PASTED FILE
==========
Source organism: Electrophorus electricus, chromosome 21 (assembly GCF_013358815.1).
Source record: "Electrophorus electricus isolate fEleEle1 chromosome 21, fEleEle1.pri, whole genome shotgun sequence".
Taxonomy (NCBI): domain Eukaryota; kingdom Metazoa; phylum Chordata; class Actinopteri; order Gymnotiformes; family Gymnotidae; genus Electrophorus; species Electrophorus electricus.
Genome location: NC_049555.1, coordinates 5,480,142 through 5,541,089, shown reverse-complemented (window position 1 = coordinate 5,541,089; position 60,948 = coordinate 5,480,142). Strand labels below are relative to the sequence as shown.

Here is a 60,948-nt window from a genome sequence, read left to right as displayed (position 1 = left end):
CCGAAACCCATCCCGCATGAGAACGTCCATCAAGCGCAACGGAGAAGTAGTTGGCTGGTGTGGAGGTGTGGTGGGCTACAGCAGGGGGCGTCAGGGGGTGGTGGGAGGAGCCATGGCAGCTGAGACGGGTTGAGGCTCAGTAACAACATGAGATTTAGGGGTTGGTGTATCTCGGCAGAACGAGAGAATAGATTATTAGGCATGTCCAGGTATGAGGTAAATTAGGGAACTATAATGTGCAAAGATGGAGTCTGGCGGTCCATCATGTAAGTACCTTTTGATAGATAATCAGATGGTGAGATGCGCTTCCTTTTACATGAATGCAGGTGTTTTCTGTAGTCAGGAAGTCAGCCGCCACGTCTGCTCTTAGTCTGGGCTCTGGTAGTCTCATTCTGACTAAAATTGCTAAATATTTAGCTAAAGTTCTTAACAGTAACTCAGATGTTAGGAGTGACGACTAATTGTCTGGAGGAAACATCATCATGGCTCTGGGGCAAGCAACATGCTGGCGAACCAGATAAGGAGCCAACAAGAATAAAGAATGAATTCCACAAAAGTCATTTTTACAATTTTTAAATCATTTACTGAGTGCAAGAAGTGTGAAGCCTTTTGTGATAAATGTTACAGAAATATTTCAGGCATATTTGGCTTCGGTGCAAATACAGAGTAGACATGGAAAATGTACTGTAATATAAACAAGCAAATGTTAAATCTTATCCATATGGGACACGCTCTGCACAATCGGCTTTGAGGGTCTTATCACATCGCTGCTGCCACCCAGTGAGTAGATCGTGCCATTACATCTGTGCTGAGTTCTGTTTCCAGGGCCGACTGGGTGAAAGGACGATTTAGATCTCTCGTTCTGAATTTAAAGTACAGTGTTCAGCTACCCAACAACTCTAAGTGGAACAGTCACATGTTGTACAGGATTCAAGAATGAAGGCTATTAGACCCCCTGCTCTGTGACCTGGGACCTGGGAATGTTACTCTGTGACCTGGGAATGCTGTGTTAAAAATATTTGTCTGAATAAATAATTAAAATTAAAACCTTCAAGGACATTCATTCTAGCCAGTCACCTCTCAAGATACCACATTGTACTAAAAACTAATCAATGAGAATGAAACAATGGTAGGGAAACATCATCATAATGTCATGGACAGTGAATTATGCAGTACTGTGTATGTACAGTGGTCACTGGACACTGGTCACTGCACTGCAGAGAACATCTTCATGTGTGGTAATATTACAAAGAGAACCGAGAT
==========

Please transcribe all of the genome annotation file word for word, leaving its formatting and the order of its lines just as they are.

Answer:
Source organism: Electrophorus electricus, chromosome 21 (assembly GCF_013358815.1).
Source record: "Electrophorus electricus isolate fEleEle1 chromosome 21, fEleEle1.pri, whole genome shotgun sequence".
Taxonomy (NCBI): domain Eukaryota; kingdom Metazoa; phylum Chordata; class Actinopteri; order Gymnotiformes; family Gymnotidae; genus Electrophorus; species Electrophorus electricus.
Genome location: NC_049555.1, coordinates 5,480,142 through 5,541,089, shown reverse-complemented (window position 1 = coordinate 5,541,089; position 60,948 = coordinate 5,480,142). Strand labels below are relative to the sequence as shown.

Here is a 60,948-nt window from a genome sequence, read left to right as displayed (position 1 = left end):
CCGAAACCCATCCCGCATGAGAACGTCCATCAAGCGCAACGGAGAAGTAGTTGGCTGGTGTGGAGGTGTGGTGGGCTACAGCAGGGGGCGTCAGGGGGTGGTGGGAGGAGCCATGGCAGCTGAGACGGGTTGAGGCTCAGTAACAACATGAGATTTAGGGGTTGGTGTATCTCGGCAGAACGAGAGAATAGATTATTAGGCATGTCCAGGTATGAGGTAAATTAGGGAACTATAATGTGCAAAGATGGAGTCTGGCGGTCCATCATGTAAGTACCTTTTGATAGATAATCAGATGGTGAGATGCGCTTCCTTTTACATGAATGCAGGTGTTTTCTGTAGTCAGGAAGTCAGCCGCCACGTCTGCTCTTAGTCTGGGCTCTGGTAGTCTCATTCTGACTAAAATTGCTAAATATTTAGCTAAAGTTCTTAACAGTAACTCAGATGTTAGGAGTGACGACTAATTGTCTGGAGGAAACATCATCATGGCTCTGGGGCAAGCAACATGCTGGCGAACCAGATAAGGAGCCAACAAGAATAAAGAATGAATTCCACAAAAGTCATTTTTACAATTTTTAAATCATTTACTGAGTGCAAGAAGTGTGAAGCCTTTTGTGATAAATGTTACAGAAATATTTCAGGCATATTTGGCTTCGGTGCAAATACAGAGTAGACATGGAAAATGTACTGTAATATAAACAAGCAAATGTTAAATCTTATCCATATGGGACACGCTCTGCACAATCGGCTTTGAGGGTCTTATCACATCGCTGCTGCCACCCAGTGAGTAGATCGTGCCATTACATCTGTGCTGAGTTCTGTTTCCAGGGCCGACTGGGTGAAAGGACGATTTAGATCTCTCGTTCTGAATTTAAAGTACAGTGTTCAGCTACCCAACAACTCTAAGTGGAACAGTCACATGTTGTACAGGATTCAAGAATGAAGGCTATTAGACCCCCTGCTCTGTGACCTGGGACCTGGGAATGTTACTCTGTGACCTGGGAATGCTGTGTTAAAAATATTTGTCTGAATAAATAATTAAAATTAAAACCTTCAAGGACATTCATTCTAGCCAGTCACCTCTCAAGATACCACATTGTACTAAAAACTAATCAATGAGAATGAAACAATGGTAGGGAAACATCATCATAATGTCATGGACAGTGAATTATGCAGTACTGTGTATGTACAGTGGTCACTGGACACTGGTCACTGCACTGCAGAGAACATCTTCATGTGTGGTAATATTACAAAGAGAACCGAGAT